I gathered up all my smarts and dignity and marched myself back outside and told Slick that I'd be very grateful if he would replace the bad capacitor. And he did. And the house cooled down and we were able to sleep that night without soaking the sheets with sweat.

Now all of you know just like I do that capacitors are real. So when your capacitor goes bad you won't have to go through all the mental anguish that I did. I'm happy to share my knowledge with you. It's what I'm here for.

Try saying "capacitor" out loud. It's a fun word.

Friday, January 16, 2009

Book Review

The Guernsey Literary and Potato Peel Pie Society

by Mary Ann Shaffer and Annie Barrows

I found this book on a list (a list!) at Barnes and Noble's website. The title sounded a little too cute and then when I found out that Annie Barrows is Mary Ann Shaffer's niece it bugged me a little bit more. I thought there was no way it was going to be good. But what the heck, it was available at the library near my house - I could read it for free. And Shaffer happens to be the maiden name of my Good Friend K so there was that, too. And it wasn't like I had some other book I was anxious to read. And the biggest and most important reason is that I was running out of time and desperate for a book to recommend for Book Club. Which, of course, is why I was wandering around book lists on the internet in the first place.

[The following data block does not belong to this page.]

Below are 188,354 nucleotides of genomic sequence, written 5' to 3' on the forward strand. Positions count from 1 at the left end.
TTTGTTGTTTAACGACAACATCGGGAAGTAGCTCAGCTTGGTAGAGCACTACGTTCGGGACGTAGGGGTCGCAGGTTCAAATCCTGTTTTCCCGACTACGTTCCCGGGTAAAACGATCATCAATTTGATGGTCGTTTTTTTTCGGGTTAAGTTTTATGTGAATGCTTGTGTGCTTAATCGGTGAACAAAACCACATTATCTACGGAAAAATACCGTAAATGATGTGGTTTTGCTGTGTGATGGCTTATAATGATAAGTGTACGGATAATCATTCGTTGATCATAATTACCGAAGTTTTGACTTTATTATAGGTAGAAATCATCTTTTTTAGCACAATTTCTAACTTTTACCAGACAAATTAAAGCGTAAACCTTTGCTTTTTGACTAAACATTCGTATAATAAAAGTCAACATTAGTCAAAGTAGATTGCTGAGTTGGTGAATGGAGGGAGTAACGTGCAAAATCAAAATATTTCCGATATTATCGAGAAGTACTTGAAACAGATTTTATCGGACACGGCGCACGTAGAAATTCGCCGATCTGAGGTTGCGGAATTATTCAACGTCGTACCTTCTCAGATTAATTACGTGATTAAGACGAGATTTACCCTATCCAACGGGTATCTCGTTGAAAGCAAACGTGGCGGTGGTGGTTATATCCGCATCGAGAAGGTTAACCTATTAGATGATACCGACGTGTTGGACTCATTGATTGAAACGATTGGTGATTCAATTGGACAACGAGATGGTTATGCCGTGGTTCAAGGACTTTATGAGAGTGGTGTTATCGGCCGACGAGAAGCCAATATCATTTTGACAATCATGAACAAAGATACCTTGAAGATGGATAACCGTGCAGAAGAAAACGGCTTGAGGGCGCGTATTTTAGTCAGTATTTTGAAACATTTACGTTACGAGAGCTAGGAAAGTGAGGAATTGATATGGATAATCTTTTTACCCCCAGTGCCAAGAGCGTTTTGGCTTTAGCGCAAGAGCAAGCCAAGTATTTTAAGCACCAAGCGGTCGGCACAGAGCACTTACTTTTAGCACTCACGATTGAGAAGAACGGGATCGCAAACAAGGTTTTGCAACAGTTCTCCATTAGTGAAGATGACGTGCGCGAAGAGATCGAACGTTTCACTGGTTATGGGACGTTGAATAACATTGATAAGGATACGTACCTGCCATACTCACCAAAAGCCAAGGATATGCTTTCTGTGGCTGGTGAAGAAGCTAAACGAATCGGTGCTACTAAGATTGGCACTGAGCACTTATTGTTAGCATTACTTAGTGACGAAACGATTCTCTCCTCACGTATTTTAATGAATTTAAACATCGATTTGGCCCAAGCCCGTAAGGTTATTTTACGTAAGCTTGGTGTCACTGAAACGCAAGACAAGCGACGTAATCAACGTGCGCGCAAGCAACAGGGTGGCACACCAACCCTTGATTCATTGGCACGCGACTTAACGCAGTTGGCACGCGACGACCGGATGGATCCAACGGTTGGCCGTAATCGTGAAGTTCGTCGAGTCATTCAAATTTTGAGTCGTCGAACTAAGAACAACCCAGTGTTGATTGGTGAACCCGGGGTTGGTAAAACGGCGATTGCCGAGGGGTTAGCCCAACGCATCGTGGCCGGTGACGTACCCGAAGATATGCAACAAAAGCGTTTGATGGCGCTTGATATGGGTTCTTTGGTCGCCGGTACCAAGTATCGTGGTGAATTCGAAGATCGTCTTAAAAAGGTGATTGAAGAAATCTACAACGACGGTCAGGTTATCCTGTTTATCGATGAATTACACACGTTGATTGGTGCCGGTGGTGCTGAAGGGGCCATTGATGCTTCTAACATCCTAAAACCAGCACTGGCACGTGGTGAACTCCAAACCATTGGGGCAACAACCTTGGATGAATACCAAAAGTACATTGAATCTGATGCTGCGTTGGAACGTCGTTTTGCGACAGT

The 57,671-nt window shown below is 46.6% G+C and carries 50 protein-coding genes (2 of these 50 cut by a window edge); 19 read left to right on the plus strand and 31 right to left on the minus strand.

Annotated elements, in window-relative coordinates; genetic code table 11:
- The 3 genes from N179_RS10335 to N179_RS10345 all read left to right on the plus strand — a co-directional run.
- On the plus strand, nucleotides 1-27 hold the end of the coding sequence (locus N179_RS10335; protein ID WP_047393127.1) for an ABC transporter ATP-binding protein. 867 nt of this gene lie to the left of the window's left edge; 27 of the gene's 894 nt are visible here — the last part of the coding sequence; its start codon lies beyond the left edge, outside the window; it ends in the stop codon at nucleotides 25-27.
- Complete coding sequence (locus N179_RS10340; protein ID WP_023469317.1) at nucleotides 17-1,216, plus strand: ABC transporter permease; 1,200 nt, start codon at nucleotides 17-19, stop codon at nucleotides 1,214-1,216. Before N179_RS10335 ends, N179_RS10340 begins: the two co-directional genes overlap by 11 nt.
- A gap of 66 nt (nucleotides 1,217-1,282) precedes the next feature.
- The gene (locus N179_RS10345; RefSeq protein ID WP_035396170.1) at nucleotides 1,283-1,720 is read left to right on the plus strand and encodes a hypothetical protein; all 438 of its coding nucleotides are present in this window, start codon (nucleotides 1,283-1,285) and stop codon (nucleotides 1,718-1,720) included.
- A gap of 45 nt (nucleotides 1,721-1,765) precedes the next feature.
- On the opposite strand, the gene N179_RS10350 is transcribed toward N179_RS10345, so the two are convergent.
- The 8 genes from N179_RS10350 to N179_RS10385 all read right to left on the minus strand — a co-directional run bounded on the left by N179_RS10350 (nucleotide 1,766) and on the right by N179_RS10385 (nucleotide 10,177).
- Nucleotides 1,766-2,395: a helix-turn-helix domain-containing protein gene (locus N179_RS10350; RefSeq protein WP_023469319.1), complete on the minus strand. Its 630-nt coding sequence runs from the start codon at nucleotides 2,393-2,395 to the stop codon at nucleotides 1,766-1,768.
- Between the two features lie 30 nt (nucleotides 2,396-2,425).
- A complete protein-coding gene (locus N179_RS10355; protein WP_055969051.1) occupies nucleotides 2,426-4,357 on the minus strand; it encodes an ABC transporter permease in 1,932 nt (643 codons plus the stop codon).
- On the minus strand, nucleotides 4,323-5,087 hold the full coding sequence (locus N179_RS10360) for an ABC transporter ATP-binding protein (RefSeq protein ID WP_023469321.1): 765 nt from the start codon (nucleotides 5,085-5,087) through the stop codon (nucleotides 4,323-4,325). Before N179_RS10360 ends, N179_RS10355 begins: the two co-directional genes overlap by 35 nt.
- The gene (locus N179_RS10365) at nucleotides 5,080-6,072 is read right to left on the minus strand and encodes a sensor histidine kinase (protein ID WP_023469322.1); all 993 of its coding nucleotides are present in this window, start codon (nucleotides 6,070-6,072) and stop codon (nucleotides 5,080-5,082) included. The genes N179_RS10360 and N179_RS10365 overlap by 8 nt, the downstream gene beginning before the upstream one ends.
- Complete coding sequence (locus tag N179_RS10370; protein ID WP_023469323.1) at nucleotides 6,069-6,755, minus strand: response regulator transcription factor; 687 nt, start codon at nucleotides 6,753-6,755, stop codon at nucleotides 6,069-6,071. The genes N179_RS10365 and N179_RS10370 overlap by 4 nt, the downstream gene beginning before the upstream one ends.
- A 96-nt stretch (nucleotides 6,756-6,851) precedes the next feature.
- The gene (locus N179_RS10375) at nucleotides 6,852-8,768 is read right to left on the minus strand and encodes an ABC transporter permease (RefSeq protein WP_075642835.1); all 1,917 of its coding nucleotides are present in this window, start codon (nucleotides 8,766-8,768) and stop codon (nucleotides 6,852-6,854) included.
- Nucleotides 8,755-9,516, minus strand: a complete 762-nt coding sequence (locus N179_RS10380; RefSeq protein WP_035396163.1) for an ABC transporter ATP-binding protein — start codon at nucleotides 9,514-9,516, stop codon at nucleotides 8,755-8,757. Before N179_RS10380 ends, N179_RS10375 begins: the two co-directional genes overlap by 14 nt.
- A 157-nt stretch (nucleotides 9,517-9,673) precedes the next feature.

Well, it's awesome. It is historical fiction, my favorite genre. It's about a group of people living on the Channel Islands and an author living in London. It is written in epistolary style which, because it is different from your regular run-of-the-mill novel, naturally makes it more interesting. I was a little challenged at the very first, trying to keep everybody straight and figure out their relationships without any background information on them, but it all becomes clear after the first few pages. It's set in post-WWII and the premise is that the author, Juliet, is going to write a book about how the German Occupation of the Channel Islands affected its residents. She meets several Islanders and...well...I'm not going to give away the plot because some of my friends will be reading it for Book Club this year. But if you're not in my Book Club you should still read this book. And if you're not in my Book Club you should join it. Book Club rocks.